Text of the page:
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Plan 9 Is Now Available Under The GNU GPLv2

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  • #11
    Originally posted by GreatEmerald View Post
    Not quite. The article says it's now dual-licensed, so the drivers could only be ported to the GPL version of it.
    So? As long as it's well written, working and won't get you sued, why should you care if the LPL version doesn't come with the driver bundled? It's still the Lab's version you're contributing to so it's not like you're forking it or anything...

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    • #12
      Originally posted by c117152 View Post
      So? As long as it's well written, working and won't get you sued, why should you care if the LPL version doesn't come with the driver bundled? It's still the Lab's version you're contributing to so it's not like you're forking it or anything...
      Well, such changes would not be upstreamable. So you would have to fork it to contribute such code.

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      • #13
        Originally posted by GreatEmerald View Post
        Well, such changes would not be upstreamable. So you would have to fork it to contribute such code.
        Oh... I figured Bell Labs will be maintaining an official GPL branch along side the LPL one while requiring non-driver changes to be submitted as LPL if people want those upstreamed.
        Hasn't occurred to me this is a one-time deal.

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        • #14
          Good

          It'll set an example to BSD trolls and show them that GPL style licenses are on the increase while BSD style licenses are declining.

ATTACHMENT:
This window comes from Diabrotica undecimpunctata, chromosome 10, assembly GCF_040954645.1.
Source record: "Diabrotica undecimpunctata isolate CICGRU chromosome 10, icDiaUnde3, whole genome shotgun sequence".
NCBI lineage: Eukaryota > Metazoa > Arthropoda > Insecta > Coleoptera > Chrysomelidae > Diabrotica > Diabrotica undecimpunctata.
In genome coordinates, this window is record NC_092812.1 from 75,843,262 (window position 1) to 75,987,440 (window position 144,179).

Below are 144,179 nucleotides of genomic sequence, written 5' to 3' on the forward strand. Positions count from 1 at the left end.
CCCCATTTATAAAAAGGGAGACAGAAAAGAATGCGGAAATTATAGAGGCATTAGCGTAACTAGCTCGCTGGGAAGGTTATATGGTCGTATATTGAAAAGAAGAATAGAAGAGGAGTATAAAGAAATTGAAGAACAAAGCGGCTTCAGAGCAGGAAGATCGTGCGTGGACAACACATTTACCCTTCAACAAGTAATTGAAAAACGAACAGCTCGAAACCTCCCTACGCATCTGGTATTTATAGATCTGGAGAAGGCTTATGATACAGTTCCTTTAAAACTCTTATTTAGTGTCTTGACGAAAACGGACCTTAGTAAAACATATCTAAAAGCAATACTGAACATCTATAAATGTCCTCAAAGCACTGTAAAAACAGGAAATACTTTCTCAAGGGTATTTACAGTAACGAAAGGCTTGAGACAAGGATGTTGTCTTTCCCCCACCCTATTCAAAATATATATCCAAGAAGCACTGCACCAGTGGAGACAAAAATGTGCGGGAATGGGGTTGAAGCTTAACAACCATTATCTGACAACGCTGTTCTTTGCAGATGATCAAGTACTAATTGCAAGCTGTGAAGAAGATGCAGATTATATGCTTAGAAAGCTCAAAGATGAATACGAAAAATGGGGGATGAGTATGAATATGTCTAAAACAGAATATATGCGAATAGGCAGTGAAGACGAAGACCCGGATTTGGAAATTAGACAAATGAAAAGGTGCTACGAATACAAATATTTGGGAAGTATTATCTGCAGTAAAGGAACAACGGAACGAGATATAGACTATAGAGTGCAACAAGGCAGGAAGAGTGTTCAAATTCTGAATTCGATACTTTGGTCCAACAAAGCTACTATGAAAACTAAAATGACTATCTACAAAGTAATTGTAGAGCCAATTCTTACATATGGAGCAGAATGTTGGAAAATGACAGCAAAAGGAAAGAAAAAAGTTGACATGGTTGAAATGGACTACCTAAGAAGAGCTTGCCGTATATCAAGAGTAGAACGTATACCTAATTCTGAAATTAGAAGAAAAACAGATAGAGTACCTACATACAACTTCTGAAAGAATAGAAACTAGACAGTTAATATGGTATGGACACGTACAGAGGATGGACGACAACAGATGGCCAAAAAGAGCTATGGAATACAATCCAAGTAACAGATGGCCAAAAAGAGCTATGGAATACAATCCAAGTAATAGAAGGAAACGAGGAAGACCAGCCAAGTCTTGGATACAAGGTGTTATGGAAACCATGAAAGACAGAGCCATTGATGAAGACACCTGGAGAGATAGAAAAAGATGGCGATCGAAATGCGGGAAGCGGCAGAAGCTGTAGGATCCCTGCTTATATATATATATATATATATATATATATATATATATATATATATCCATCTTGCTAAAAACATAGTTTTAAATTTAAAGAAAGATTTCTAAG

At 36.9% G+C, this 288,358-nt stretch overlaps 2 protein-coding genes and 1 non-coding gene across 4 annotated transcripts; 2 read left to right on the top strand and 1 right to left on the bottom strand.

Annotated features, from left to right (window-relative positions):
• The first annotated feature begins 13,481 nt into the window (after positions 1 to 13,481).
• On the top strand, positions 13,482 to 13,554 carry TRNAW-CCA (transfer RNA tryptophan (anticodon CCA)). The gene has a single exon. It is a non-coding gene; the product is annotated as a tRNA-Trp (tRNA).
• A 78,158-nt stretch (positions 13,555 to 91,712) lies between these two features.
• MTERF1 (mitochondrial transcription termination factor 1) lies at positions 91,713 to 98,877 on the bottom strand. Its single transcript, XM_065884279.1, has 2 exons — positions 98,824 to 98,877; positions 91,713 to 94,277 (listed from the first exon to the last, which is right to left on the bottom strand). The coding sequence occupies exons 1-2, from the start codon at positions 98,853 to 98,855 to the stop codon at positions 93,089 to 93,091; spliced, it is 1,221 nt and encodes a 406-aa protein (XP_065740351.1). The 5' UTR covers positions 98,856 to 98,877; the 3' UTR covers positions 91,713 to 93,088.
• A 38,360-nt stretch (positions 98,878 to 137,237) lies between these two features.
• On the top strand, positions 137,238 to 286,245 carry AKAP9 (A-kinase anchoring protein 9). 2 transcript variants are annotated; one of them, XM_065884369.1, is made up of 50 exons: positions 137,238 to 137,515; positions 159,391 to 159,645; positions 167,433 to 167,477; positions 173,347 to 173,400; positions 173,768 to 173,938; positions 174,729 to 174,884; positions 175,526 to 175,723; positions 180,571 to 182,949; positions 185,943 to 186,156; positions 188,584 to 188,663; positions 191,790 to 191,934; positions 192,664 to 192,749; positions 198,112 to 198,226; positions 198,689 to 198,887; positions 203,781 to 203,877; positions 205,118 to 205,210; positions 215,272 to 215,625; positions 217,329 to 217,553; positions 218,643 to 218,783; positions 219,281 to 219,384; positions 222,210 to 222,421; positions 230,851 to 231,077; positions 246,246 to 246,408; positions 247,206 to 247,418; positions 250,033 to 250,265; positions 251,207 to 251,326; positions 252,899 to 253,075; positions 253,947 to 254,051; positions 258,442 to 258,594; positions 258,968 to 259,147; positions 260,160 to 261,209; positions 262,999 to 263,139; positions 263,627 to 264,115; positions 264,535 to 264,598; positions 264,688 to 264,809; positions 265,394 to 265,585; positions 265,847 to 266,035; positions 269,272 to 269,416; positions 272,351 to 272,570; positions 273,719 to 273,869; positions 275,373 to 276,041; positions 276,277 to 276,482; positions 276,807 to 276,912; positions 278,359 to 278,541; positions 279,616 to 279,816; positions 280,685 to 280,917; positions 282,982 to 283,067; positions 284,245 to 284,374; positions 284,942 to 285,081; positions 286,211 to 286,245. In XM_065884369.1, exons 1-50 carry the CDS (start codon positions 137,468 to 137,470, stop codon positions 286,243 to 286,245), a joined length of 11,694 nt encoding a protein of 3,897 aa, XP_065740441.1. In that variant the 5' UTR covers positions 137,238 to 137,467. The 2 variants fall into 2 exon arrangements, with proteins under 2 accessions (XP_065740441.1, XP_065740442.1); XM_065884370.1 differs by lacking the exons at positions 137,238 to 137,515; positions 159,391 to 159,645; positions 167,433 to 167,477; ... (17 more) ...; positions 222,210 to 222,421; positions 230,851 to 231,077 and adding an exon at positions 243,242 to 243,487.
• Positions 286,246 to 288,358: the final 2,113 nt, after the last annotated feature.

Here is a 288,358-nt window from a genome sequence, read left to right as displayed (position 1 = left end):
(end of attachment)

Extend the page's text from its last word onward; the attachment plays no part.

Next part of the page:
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          • #15
            Originally posted by endman View Post
            It'll set an example to BSD trolls and show them that GPL style licenses are on the increase while BSD style licenses are declining.
            Sources please, before you come out with such a wild statement.

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            • #16
              Originally posted by endman View Post
              It'll set an example to BSD trolls and show them that GPL style licenses are on the increase while BSD style licenses are declining.
              The no.1 OpenSource license is the Apache License.

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              • #17
                Originally posted by Delgarde View Post
                What for? Is there any specific code in Plan 9 that could be both useful in Linux, and practical to port across? I'm thinking probably not... any desirable features could have been (and perhaps were) copied in Linux years ago if anyone wanted them, and I can't imagine the code is all that useful... anything valuable would need a lot of rewriting to port it to Linux kernel APIs and subsystems...
                Plan9's TCP/IP stack that is many, many times faster, more reliable and standard compliant than linux' shaky TCP/IP implementation. However, i wonder how well it would fit into the Linux kernel.

                Plan 9 does have an extremely robust implementation of TCP/IP including IPV6.
                http://www.osnews.com/story/15235/In...rating-System/

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                • #18
                  Originally posted by JX8p View Post
                  A new OS project has emerged called Akaros, which is under the GPLv2. The Plan 9 Lucent Public License is GPL-incompatible, so this dual-licensing allows Plan9 code to be incorporated into Akaros.
                  I personally like the Akaros project. I hope that they will release ISO images soon.

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